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Year
Vol.
(Issue)
Pages
Author(s)
Title
1978
1(1)
3
Michael Madison Introductory remarks
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 ABSTRACT: The family Araceae includes some 2000 species of perennial herbs mostly native to wet tropical areas, but also represented in temperate and semi-arid regions. The family is not especially closely related to any other plant family, but evidently diverged from the other flowering plants at an early stage and has had a long and independent evolution.
1978
1(1)
4-10
Simon J. Mayo Aroid-hunting in Bahai (Buy)
 ABSTRACT: Despite having been the first area of Brazil to be colonized by the Portuguese, the north-eastern state of Bahia is still poorly-known botanically, particularly in its dry interior region. All the indications are, however, that the flora is very rich, and this applies to the aroids as well as to many other families of plants. Consequently, when in the first three months of 1977 I took part in a Kew expedition to Bahia led by Dr. Raymond Harley, I was particularly keen to refind the many poorly-known Araceae recorded from this region.
1978
1(1)
11-12
Michael Madison On the names of aroids
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 ABSTRACT: It would seem useful in this first issue to clarify some aspects of the naming of plants. The latin name of a plant species consists, technically, of three parts which appear in the following order: first the genus, which is capitalized, ego Philodendron; followed by the species, which is not capitalized, ego giganteum; followed by the name of the person who first described the species, in this case H. W. Schott. So the name of this West Indian species is Philodendron giganteum Schott. In orticultural literature the author's name is often omitted.
1978
1(1)
13
Michael Madison Philodendron frits-wentii rediscovered
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 ABSTRACT: Recently Timothy Plowman of Harvard University and Helen Kennedy of the Field Museum discovered Philodendron frits-wentii in the wild in Peru, and sent cuttings to the Marie Selby Botanical Gardens where it is now cultivated. The exact locality, in the Dept. of San Martin, is about 500 km from the nearest known station for P. grazielae.
1978
1(1)
14-16
Michael Madison Aroid profile no. 1: Monstera deliciosa
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 ABSTRACT: It is appropriate that the first of this series of aroid profiles should depict what is probably the finest foliage plant ever introduced into horticulture - Monstera deliciosa. Well known as a house plant in temperate regions, the species is at its most magnificent out of doors as a rambling vine or climber in tropical localities. Under the best circumstances the leaves are a meter in length with a thick glossy texture and more than a hundred of their characteristic perforations.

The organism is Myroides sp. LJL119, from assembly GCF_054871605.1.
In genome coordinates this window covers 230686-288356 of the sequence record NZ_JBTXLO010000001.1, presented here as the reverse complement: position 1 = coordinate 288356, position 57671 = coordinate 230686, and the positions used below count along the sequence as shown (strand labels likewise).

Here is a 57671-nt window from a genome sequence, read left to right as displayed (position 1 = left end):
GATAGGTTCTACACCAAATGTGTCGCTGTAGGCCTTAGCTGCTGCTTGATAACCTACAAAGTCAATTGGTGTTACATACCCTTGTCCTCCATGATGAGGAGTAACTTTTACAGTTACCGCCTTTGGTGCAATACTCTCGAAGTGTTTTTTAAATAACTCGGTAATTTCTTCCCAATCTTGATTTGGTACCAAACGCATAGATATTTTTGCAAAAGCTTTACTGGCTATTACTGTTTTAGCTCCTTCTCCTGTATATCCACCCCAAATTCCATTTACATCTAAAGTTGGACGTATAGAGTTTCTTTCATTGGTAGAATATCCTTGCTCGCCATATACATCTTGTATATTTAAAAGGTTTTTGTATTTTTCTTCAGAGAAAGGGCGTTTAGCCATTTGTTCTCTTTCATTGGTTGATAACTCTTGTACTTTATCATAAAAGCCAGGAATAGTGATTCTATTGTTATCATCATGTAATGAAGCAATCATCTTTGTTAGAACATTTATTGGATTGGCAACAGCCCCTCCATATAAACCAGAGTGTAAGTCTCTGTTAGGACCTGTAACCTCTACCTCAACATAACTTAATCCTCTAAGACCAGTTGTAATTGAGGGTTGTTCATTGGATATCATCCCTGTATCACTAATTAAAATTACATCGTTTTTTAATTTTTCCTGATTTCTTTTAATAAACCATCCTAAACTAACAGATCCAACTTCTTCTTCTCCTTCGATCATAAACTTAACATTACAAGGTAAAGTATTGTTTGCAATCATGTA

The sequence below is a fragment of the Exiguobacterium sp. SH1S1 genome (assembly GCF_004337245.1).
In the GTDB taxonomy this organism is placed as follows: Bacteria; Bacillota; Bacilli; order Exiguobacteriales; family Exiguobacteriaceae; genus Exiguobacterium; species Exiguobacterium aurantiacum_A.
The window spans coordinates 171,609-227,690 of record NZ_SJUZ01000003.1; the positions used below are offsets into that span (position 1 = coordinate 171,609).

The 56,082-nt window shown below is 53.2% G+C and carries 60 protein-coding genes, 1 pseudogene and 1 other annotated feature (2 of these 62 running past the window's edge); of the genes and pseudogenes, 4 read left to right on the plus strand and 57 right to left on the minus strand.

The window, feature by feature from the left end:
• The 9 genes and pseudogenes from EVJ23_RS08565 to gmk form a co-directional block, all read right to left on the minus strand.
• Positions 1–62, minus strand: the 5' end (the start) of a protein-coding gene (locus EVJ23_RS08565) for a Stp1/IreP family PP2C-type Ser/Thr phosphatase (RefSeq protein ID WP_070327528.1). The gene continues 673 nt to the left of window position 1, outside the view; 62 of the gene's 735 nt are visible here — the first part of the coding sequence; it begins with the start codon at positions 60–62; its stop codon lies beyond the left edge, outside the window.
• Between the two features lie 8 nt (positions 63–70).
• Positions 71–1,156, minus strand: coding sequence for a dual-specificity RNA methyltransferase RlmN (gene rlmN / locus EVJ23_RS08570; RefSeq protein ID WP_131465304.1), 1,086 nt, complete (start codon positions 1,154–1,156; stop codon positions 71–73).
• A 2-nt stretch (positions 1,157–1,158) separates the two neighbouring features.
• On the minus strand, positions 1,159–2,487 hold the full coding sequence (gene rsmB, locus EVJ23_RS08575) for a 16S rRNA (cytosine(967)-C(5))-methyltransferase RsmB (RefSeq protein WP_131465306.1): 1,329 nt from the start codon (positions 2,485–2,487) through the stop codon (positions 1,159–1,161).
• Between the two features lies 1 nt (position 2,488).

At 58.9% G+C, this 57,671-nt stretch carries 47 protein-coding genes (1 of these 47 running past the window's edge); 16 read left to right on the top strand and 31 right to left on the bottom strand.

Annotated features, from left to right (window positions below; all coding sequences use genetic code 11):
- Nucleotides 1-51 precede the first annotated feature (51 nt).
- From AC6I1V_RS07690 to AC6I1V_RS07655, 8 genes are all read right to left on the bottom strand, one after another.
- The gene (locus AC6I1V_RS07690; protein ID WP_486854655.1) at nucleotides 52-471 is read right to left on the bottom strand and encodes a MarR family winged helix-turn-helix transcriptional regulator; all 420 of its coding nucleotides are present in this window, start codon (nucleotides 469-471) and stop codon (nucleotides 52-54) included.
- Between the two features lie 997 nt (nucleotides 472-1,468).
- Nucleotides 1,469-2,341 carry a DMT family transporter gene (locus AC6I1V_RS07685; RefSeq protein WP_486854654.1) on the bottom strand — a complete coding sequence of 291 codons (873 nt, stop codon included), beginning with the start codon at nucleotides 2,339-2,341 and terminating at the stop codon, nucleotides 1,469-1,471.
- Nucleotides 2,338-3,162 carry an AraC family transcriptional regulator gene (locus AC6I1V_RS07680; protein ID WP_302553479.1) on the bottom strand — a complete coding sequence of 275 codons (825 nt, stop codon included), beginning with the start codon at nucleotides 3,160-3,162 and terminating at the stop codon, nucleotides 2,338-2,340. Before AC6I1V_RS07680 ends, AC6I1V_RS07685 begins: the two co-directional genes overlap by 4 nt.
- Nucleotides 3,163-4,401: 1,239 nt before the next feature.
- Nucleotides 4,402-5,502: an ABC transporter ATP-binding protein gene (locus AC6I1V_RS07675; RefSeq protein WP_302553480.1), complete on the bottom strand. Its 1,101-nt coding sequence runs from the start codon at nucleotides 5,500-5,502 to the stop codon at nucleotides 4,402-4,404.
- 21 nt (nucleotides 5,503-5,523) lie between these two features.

1978
1(1)
17-19
Michael Madison The Anthurium leuconeurum confusion
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 ABSTRACT: There are several species of Anthurium with velvety deep green leaves and silver veins which have been for years among the most prized subjects of aroid collections. Recently large numbers of these plants have become available in the nursery trade, with wholesalers supplying plants either by massive collections from the wild or by growing plants from seed, much of the latter taking place in Costa Rica. Most of the plants in the trade are distributed as Anthurium clarinervium or A. crystallinum, but there seems to be no general agreement as to which is which. The following notes should help to clarify the situation.
1978
1(1)
20
 Anonymous First Prize in the Miami show
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 ABSTRACT: The International Aroid Society was awarded first place in the Educational Exhibit Section at the Metropolitan Miami Flower Show last month.
1978
1(1)
21-23
Simon J. Mayo The aroid collection of Roberto Burle-Marx
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 ABSTRACT: The estate of Roberto BurleMarx is near Guaratiba to the southwest of Rio de Janeiro, beyond the Serra da Pedra Branca and the Restinga da Jacarepagua, and occupies a site stretching from the top of a fairly steeply-sloping hillside to its base. The principal botanical interest of his plant collection, which he has amassed over some 30 years or so, lies in the very rich collections of Araceae, Bromeliaceae, Musaceae, Velloziaceae and Orchidaceae. As regards the Araceae, his collections of Anthurium and Philodendron spp. merit special attention, being not only of Brazilian species but also with good representation from Ecuador, Costa Rica, Panama and other parts of the neotropics in which Sr. Burle-Marx has collected.
1978
1(1)
24-25
Michael Madison A new species of Xanthosoma from Ecuador
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 ABSTRACT: Xanthosoma weeksii Madison, sp. nov. is described.
1978
1(1)
26
Michael Madison Aroid literature: The Aroids of Mexico